In many ways, the city of Seville reveals the essence of Spain. It's home to many of what makes Spanish culture so unique and so fascinating, drawing more and more tourists to travel to the country. But how much do you even know about Seville? It's not as popular as Barcelona or Madrid, nor does it even compare to Ibiza as well. And yet Seville stands as a proud Spanish city in touch with its roots, all while embracing the present and looking forward to the future. There's a lot to look forward to in this beautiful city, best believe that!
Located in the beautiful Spanish region of Andalusia, Seville is one of the biggest cities in the country. As of 2021, it houses a population of 702,386 residents, the fourth biggest in all of Spain. A beautiful myriad of classic structures, old homes, and stunning monuments, it's become a popular tourist destination right after the likes of Barcelona and Madrid. It helps that one of its most distinctive features is the Moorish influence. And in terms of language, Spanish remains the dominant one here. You'd do well in learning it in a language school when you get here.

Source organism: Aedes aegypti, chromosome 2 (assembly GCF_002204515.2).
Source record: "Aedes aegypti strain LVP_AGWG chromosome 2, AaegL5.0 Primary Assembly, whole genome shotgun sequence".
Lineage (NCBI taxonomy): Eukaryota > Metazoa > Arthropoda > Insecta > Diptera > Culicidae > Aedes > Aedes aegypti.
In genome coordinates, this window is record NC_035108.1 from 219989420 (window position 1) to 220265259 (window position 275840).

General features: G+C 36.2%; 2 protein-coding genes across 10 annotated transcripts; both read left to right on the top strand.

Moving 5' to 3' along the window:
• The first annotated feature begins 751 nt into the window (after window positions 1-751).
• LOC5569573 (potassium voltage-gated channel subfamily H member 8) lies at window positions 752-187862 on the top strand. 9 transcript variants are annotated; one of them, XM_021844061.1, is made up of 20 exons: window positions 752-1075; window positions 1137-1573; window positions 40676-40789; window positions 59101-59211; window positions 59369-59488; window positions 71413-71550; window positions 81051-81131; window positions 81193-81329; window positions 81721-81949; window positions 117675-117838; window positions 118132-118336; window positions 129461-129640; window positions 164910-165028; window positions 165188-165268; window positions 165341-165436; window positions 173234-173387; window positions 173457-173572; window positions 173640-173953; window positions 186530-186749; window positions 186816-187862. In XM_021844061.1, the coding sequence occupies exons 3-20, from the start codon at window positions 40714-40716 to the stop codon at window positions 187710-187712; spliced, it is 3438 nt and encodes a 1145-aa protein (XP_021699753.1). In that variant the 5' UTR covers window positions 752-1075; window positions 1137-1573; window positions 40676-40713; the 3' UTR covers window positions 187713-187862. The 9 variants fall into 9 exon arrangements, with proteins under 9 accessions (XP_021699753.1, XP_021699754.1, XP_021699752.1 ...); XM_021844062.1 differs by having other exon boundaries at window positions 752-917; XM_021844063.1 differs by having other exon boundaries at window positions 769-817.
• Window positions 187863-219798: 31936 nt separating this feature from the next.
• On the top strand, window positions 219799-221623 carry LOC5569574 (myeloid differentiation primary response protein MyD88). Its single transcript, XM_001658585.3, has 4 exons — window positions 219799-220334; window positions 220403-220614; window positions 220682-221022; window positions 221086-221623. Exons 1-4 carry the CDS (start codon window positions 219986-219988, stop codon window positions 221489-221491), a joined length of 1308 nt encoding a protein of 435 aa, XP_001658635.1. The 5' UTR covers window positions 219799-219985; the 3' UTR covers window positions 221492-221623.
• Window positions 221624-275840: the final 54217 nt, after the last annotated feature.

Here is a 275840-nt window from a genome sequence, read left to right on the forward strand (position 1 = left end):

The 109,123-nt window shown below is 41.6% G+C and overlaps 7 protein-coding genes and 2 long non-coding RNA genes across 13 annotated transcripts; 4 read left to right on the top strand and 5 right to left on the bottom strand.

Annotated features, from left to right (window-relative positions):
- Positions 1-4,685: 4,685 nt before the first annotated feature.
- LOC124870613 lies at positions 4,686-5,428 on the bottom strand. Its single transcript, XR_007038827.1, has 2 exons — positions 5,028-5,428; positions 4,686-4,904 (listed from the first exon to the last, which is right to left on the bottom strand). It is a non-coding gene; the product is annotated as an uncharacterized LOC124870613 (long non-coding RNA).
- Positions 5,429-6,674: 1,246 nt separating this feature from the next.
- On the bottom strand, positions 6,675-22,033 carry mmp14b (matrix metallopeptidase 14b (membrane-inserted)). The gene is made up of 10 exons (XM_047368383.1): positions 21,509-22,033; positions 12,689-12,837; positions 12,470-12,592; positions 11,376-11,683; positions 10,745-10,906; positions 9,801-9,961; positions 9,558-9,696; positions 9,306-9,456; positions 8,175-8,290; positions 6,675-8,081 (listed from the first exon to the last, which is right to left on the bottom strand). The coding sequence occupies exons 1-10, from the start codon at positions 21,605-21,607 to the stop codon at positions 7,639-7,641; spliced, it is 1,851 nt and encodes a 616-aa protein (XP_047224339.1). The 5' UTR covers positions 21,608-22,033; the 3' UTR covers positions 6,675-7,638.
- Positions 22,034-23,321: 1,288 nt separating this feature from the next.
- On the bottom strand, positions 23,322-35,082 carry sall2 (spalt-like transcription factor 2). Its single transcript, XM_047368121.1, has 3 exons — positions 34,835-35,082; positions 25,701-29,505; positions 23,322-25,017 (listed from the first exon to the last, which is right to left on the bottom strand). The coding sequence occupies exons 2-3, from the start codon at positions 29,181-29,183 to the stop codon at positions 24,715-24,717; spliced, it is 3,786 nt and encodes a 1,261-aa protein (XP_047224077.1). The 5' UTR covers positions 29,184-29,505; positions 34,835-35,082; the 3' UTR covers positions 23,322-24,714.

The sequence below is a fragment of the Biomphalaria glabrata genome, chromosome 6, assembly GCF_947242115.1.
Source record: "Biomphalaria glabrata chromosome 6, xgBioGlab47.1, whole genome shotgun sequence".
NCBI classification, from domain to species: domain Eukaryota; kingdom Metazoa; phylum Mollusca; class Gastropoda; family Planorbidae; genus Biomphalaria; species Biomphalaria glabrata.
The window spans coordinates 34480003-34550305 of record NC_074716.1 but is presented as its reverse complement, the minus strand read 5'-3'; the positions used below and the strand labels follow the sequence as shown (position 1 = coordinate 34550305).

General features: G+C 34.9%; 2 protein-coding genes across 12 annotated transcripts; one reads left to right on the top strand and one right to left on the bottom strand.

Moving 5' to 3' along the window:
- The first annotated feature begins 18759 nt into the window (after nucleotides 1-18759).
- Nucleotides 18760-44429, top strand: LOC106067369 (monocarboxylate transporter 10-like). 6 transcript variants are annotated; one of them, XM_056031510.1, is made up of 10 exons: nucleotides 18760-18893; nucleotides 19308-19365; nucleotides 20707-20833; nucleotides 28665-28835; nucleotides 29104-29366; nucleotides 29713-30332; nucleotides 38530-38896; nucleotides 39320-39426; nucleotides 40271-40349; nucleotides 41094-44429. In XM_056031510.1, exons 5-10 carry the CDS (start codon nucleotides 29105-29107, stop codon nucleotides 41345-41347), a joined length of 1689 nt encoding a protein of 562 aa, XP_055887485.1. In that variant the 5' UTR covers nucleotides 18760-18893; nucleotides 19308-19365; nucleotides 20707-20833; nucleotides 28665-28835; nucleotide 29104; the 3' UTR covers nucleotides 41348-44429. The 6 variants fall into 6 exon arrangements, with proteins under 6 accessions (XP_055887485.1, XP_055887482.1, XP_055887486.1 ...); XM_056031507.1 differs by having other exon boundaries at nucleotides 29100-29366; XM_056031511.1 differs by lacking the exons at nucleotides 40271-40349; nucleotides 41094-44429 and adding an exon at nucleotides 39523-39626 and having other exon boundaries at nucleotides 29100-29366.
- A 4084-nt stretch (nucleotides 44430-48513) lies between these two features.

Since Seville is in one of the sunnier parts of Spain, it's rarely cold here even during winter. However, it does tend to get extremely hot during summer. The hottest month of the year in Seville is July, with an average temperature of 28°C (82°F). On the other hand, the coldest month in Seville is January, with an average temperature of 11°C (52°F). With all of that said, the spring season makes for a perfect time to go here. With mild weather and off-season for travel, you get to enjoy most of the Andalusian city at a comfortable pace.